New Ukrainian president could disappoint supporters in the Kremlin
MOSCOW -- The inauguration of Viktor Yanukovych as Ukraine's president was celebrated in Russian media last week as a long-sought victory for the Kremlin, which tried to put him in office five years ago, only to be thwarted by the mass protests known as the Orange Revolution.
Now that he has taken power, though, the man who had been Russia's preferred choice to govern the former Soviet republic could prove to be far less accommodating to Moscow's interests -- and more open to Washington's -- than the Kremlin would like.
Breaking with tradition, Yanukovych is scheduled to make his first official trip abroad Monday to Brussels, the seat of the European Union, instead of Moscow, which he will visit Friday. The decision follows a campaign in which he labored to shed his image as a Kremlin lackey and recast himself as a proponent of further integration with Europe as well as closer ties with Russia.
The line that Yanukovych and his advisers have used is that he will be a pro-Ukrainian president, not a pro-Russian or pro-Western one. In his inaugural address, he pledged that Ukraine would serve as a "bridge between East and West, an integral part of Europe and the former Soviet Union at the same time" and "a European state outside of any bloc."
How such rhetoric will be translated into policy, especially in Ukraine's strategically important energy sector, remains uncertain and will be the subject of close scrutiny in Yanukovych's meetings this week and in the months ahead.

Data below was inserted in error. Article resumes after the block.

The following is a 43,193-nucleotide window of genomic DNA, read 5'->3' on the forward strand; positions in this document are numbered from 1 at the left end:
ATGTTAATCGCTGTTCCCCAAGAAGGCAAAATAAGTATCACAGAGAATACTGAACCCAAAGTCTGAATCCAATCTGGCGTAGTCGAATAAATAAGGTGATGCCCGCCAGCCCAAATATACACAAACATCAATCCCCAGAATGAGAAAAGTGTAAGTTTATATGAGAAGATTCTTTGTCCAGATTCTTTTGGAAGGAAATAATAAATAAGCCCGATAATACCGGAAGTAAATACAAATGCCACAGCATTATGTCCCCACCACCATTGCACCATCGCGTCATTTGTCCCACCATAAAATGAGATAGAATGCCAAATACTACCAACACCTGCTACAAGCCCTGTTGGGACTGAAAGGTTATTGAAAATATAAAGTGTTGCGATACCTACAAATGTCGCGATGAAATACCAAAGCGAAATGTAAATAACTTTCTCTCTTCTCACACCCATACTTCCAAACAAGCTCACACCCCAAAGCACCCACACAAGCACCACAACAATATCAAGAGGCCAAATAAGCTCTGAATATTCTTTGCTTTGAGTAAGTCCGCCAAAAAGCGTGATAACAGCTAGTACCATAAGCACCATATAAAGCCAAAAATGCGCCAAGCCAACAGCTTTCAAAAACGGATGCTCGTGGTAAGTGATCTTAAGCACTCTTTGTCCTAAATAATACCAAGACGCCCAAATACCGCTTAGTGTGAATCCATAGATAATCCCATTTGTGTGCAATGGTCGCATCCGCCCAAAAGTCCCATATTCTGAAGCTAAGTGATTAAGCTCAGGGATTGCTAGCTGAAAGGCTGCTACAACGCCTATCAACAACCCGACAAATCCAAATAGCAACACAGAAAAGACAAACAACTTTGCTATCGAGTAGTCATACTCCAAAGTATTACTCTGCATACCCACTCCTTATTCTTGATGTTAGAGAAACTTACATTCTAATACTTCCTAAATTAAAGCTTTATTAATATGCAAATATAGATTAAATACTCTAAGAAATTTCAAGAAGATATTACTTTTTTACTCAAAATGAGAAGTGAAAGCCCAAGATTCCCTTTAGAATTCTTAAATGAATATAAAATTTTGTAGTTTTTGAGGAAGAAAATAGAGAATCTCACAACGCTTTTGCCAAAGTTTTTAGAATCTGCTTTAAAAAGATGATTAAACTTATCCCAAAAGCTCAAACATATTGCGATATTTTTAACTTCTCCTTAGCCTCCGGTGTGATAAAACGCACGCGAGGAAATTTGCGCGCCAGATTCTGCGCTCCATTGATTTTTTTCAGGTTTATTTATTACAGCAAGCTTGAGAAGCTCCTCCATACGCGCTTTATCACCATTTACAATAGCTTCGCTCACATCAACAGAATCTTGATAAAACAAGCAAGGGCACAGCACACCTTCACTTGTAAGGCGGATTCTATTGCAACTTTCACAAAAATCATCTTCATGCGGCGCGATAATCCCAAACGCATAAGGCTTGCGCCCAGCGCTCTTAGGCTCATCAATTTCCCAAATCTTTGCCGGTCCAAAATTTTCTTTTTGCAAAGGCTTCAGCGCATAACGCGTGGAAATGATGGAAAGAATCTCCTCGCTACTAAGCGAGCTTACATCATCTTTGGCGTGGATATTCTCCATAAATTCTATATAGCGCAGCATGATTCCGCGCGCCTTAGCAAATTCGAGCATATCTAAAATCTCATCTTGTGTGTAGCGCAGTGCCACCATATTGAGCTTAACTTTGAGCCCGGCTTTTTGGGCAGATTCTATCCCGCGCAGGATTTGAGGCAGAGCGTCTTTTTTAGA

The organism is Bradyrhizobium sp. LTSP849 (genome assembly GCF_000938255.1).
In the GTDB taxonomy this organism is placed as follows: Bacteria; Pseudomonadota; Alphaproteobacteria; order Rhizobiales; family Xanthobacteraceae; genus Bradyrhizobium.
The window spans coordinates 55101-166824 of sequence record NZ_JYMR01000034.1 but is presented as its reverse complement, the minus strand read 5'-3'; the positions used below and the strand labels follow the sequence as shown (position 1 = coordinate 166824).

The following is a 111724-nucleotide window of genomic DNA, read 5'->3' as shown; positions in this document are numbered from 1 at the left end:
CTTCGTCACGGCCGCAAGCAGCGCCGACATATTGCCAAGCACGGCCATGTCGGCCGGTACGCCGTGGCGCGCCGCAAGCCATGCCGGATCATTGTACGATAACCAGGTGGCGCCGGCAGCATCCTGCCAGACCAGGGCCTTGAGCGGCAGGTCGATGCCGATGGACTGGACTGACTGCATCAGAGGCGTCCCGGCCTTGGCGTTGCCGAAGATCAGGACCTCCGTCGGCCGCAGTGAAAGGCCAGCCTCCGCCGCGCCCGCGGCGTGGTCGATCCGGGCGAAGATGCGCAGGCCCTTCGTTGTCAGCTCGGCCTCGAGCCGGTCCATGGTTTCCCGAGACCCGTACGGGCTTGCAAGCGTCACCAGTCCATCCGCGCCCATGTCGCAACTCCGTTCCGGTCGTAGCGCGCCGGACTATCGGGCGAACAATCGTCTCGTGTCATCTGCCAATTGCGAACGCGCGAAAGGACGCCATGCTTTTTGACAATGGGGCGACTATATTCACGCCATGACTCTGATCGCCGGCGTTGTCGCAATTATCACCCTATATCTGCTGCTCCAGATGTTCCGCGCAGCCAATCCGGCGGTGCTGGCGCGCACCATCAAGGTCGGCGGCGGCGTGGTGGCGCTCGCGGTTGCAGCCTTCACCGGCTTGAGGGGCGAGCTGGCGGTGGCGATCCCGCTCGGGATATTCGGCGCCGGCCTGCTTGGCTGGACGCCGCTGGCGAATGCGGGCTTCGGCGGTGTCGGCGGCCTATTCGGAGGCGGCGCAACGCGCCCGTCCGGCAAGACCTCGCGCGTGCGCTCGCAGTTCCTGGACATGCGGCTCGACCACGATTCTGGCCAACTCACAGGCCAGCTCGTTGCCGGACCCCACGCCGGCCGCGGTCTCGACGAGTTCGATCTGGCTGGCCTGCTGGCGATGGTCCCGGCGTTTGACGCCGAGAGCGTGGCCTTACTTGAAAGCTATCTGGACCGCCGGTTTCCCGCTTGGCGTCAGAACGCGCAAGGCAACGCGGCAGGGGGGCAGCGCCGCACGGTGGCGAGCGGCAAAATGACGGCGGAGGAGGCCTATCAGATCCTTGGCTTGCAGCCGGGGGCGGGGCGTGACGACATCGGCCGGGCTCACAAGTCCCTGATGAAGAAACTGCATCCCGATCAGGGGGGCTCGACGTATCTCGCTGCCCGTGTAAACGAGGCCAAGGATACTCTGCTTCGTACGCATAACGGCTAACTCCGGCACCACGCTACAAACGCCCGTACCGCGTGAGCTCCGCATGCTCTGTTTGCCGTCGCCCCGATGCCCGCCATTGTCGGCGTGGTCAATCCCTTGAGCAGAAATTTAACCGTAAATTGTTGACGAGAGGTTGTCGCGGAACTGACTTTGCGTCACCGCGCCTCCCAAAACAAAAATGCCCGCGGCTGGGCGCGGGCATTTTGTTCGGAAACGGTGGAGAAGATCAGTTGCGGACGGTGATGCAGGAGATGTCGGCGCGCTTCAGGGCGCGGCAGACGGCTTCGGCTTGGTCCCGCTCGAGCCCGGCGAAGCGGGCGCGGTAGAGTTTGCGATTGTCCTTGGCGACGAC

Many analysts say Moscow is more likely than the West to be disappointed, if only because it wants much more from a Yanukovych presidency. In five years of bitter feuding with his predecessor, Viktor Yushchenko, the pro-West hero of the Orange Revolution, the Kremlin built up a substantial store of grievances that plunged relations between Russia and Ukraine to a low point.
Near the top of Prime Minister Vladimir Putin's agenda is greater control over Ukrainian pipelines that transport much of the natural gas that Russia sells to Europe. Other goals include scaling back Ukraine's cooperation with NATO, extending basing rights for Russia's Black Sea fleet in the Ukrainian port of Sevastopol, and providing broader market access to Russian investors and businesses.
"I think that the elites here expect much more than Yanukovych could possibly give them," said Dmitry Oreshkin, an independent political analyst and scholar in Moscow, noting that the new president has been portrayed in Russian media as "a very pro-Russian politician."
In reality, though, Oreshkin said, Yanukovych is under pressure to broaden his political base, in Russian-speaking eastern Ukraine, by winning over voters in western Ukraine who are wary of Russia and feel more strongly about integration with Europe.
Washington and its European allies, analysts said, have more limited expectations, in part because they have looked on with frustration for five years as Yushchenko bickered with other Orange Revolution leaders and failed to deliver on the promise of the pro-democracy uprising.
"If the West was disappointed with Ukraine for the last five years, I think now it's Russia's turn," said Samuel Charap, a scholar of the region at the D.C.-based Center for American Progress. "If you believe the Russian press, they arrived with a wish list . . . and I don't think they'll get everything."
Charap said Washington's goals will be modest in comparison. U.S. and European officials will urge Yanukovych to continue cooperation with NATO and adopt legislation authorizing joint exercises, he said. They will also push for economic measures that would unlock a suspended emergency loan from the International Monetary Fund.